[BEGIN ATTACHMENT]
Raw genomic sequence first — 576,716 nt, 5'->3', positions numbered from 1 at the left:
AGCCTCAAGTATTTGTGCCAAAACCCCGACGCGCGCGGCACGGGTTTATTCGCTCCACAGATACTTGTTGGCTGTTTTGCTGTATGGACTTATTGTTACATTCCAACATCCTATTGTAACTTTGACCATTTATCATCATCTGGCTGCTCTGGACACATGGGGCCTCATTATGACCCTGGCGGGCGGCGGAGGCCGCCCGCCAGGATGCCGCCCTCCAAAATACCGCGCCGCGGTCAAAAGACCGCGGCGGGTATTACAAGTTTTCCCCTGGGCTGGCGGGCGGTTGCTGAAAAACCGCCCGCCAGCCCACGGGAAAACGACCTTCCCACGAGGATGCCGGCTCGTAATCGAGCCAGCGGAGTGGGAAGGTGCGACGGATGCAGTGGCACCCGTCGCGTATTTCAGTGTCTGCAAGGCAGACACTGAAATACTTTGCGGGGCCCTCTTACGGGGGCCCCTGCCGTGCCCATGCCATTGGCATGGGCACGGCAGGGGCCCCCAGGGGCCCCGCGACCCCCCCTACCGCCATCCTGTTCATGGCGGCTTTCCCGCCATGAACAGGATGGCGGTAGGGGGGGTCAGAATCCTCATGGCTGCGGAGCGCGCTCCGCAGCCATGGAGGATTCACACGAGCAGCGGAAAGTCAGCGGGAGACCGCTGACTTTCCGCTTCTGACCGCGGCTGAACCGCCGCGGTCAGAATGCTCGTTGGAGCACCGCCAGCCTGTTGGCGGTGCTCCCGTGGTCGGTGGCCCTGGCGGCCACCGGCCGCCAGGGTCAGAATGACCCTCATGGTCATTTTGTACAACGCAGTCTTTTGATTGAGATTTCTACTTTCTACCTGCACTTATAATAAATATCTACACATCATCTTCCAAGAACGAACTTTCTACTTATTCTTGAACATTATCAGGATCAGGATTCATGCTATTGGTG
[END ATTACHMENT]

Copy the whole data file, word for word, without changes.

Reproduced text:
Raw genomic sequence first — 576,716 nt, 5'->3', positions numbered from 1 at the left:
AGCCTCAAGTATTTGTGCCAAAACCCCGACGCGCGCGGCACGGGTTTATTCGCTCCACAGATACTTGTTGGCTGTTTTGCTGTATGGACTTATTGTTACATTCCAACATCCTATTGTAACTTTGACCATTTATCATCATCTGGCTGCTCTGGACACATGGGGCCTCATTATGACCCTGGCGGGCGGCGGAGGCCGCCCGCCAGGATGCCGCCCTCCAAAATACCGCGCCGCGGTCAAAAGACCGCGGCGGGTATTACAAGTTTTCCCCTGGGCTGGCGGGCGGTTGCTGAAAAACCGCCCGCCAGCCCACGGGAAAACGACCTTCCCACGAGGATGCCGGCTCGTAATCGAGCCAGCGGAGTGGGAAGGTGCGACGGATGCAGTGGCACCCGTCGCGTATTTCAGTGTCTGCAAGGCAGACACTGAAATACTTTGCGGGGCCCTCTTACGGGGGCCCCTGCCGTGCCCATGCCATTGGCATGGGCACGGCAGGGGCCCCCAGGGGCCCCGCGACCCCCCCTACCGCCATCCTGTTCATGGCGGCTTTCCCGCCATGAACAGGATGGCGGTAGGGGGGGTCAGAATCCTCATGGCTGCGGAGCGCGCTCCGCAGCCATGGAGGATTCACACGAGCAGCGGAAAGTCAGCGGGAGACCGCTGACTTTCCGCTTCTGACCGCGGCTGAACCGCCGCGGTCAGAATGCTCGTTGGAGCACCGCCAGCCTGTTGGCGGTGCTCCCGTGGTCGGTGGCCCTGGCGGCCACCGGCCGCCAGGGTCAGAATGACCCTCATGGTCATTTTGTACAACGCAGTCTTTTGATTGAGATTTCTACTTTCTACCTGCACTTATAATAAATATCTACACATCATCTTCCAAGAACGAACTTTCTACTTATTCTTGAACATTATCAGGATCAGGATTCATGCTATTGGTG